Crushed ice in the mouth can help reduce swelling, as can elevating your head above your heart while you sleep.

The tongue frenulum and lip frenulum (smileys) can cause a lot of plaque and need extra attention while brushing your teeth. Lip frenulum (smileys) cause little to no work but don’t like being pulled or played with.

Lip and Labret: 

The swelling here is short-lived and a shorter piece of jewelry can quickly replace the initial jewelry.

It’s important to be careful when eating because the jewelry will initially rub against your teeth and gums, but after a short time a small indentation will form into which the jewelry will then sit more firmly.

Vertical labrets (Eskimo) can get a little crusty and tempting to pinch. Clean your lip with a soft toothbrush soaked in salt water or use salt water compresses to remove crusts.

Tongue piercing: 

Although a tongue piercing has been known to be swollen and uncomfortable for a few days initially, it can be quite manageable.

It’s perfectly normal for your tongue to feel and look a little odd at first, but this will subside quickly. The trick is to take it slow and pay attention to what you eat and what you do.

We recommend brushing your teeth 4 times a day and rinsing your mouth just as often (preferably with sparkling water) for a period of 5 days. You can eat whatever you think you can eat, but cold, soft, non-spicy food is most comfortable.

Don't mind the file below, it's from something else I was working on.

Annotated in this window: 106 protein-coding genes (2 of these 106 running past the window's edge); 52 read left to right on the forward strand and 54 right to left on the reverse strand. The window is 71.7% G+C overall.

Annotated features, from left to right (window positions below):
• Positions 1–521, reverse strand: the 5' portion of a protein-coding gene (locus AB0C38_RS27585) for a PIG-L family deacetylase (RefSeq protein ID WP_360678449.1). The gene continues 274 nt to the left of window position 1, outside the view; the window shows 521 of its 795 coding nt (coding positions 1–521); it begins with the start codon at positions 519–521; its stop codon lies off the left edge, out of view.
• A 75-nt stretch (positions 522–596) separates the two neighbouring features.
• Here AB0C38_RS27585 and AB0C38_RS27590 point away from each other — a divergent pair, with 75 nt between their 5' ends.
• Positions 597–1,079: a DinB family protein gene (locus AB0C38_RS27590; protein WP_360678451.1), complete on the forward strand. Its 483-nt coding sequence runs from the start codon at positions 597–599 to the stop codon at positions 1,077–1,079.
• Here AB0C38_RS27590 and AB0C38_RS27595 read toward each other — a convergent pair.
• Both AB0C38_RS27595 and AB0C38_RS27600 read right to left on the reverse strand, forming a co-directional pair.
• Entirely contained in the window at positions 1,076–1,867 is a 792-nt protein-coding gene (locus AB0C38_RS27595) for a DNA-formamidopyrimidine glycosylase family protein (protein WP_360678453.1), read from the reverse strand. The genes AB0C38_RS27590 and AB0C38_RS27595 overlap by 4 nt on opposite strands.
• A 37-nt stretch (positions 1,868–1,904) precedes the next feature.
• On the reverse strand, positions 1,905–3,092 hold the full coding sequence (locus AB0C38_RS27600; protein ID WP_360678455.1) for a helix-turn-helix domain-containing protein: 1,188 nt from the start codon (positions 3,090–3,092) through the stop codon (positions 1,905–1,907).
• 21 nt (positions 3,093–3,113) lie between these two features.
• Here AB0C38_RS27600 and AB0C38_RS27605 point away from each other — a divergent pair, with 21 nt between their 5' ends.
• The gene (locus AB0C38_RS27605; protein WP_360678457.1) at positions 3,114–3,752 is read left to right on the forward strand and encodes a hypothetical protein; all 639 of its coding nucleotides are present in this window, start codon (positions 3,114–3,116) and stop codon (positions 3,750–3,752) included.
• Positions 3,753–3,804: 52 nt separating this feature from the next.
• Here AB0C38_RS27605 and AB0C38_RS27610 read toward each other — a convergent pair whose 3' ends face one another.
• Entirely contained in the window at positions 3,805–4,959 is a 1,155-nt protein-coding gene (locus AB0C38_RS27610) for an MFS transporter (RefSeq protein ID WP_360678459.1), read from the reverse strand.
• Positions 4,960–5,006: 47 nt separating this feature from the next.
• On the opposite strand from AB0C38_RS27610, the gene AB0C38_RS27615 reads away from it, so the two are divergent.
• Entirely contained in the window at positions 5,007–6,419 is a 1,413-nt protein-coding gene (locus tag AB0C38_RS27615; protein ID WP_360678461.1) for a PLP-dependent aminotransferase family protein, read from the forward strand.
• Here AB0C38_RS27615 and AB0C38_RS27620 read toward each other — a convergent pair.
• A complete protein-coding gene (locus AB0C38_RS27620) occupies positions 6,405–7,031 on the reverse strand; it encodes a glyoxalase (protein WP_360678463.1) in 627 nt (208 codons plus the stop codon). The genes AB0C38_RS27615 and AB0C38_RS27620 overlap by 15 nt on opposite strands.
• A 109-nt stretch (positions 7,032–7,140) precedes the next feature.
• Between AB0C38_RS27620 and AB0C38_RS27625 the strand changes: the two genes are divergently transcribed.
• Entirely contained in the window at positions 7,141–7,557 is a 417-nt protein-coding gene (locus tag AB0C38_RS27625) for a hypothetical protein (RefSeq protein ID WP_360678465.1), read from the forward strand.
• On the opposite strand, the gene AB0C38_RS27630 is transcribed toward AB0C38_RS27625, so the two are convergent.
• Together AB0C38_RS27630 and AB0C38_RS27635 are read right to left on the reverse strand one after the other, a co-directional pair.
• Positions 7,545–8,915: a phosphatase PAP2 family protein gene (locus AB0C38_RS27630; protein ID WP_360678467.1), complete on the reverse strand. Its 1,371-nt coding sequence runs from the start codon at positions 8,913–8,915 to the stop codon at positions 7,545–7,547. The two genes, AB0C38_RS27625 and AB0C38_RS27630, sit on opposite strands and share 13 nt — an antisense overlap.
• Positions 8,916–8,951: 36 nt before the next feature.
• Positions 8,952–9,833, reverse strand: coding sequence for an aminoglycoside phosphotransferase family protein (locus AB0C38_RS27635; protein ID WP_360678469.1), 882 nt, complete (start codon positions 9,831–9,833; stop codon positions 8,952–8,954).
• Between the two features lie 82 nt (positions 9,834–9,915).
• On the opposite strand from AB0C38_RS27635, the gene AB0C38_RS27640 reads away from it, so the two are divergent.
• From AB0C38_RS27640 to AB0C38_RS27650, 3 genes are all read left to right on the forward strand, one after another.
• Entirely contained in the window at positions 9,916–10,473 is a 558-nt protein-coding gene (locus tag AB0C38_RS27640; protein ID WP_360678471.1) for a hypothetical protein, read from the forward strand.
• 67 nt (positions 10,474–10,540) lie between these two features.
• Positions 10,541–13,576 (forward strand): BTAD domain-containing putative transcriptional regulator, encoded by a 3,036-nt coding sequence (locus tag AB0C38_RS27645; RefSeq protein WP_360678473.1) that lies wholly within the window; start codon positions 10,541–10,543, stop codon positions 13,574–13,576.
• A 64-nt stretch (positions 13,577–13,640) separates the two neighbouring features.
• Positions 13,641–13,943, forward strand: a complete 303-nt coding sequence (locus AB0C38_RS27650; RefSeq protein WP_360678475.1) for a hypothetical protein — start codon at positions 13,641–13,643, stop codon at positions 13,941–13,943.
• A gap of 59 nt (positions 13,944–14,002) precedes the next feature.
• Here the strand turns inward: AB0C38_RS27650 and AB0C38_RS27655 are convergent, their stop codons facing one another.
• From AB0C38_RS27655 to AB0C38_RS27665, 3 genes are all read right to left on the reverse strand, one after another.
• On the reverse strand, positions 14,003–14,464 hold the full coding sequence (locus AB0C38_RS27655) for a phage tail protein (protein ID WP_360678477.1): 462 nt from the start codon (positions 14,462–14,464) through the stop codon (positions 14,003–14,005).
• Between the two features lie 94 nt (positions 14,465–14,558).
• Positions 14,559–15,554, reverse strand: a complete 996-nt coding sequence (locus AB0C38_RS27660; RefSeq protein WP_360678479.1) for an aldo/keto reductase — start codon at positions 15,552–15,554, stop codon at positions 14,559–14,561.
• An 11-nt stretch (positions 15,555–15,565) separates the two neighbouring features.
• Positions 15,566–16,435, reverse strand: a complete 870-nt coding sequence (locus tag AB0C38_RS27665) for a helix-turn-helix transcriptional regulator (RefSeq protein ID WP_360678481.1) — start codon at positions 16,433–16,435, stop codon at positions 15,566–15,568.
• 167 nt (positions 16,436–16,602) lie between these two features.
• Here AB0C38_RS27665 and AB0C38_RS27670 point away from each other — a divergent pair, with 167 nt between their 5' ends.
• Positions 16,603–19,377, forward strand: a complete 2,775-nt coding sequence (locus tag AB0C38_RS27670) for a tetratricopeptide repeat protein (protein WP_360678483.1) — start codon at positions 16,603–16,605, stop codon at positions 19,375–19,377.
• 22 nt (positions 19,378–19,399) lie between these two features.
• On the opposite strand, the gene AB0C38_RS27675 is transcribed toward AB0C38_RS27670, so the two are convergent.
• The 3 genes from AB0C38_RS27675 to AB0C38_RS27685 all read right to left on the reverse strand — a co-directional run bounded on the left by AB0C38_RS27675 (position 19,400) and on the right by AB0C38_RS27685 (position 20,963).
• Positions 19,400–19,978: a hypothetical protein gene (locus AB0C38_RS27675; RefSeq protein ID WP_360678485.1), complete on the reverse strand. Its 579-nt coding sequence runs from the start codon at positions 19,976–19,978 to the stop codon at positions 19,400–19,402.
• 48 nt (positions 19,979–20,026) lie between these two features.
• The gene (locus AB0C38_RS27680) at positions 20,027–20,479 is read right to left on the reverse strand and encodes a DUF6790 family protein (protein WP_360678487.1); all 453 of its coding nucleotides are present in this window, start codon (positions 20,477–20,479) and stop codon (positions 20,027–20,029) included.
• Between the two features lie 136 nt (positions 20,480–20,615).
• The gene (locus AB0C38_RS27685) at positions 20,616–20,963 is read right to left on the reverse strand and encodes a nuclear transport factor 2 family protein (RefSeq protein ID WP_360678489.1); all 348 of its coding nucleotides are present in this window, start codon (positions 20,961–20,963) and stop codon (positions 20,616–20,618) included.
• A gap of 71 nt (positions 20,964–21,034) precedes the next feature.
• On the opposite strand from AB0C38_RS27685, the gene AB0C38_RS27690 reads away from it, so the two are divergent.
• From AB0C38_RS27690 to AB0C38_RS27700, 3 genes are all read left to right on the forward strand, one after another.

Genital piercings: 

With a little standard care and common sense, genital piercings should not be a cause for concern while they heal.

As a rule, the more skin that has been pierced, the longer it will take to heal.

For example, foreskin piercings heal in about a month, while an Appadravya can take 4-6 months to fully heal.

As long as you wear comfortable cotton underwear, which does not slip but is permeable to air, your piercing will be happy with just a warm shower every day.

Unless you have a busy lifestyle, an occasional salt water rinse or chamomile bath will help heal.

Bruising is possible and will disappear after a few days, as will the swelling. If you have many vessels, the bleeding can last up to 48 hours. It is advisable to put a pressure bandage on the piercing until the bleeding stops (it is best to let your piercer show you how) or to wear a bandage or panty liner. When you clean the area afterward, leave a little crust for the miracle to close.

Protected sex (using a condom or dental dam) is very important within the first 4 to 6 weeks to avoid infection (even in monogamous relationships and long-term partners), but normal sex life can return after a week or less to be resumed. But listen to your body – anything that hurts or is uncomfortable should be avoided in the beginning! A bit of caution is called for.

We recommend using a condom on Prince Albert who has been pierced with a ring so that the jewelry can only move minimally. Please check beforehand that all screwed balls are secure and tight. Jewelry can damage condoms or dental dams. If in doubt, alternative contraception should be considered.

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4 thoughts on “Basic tips on how to properly care for your ear piercing.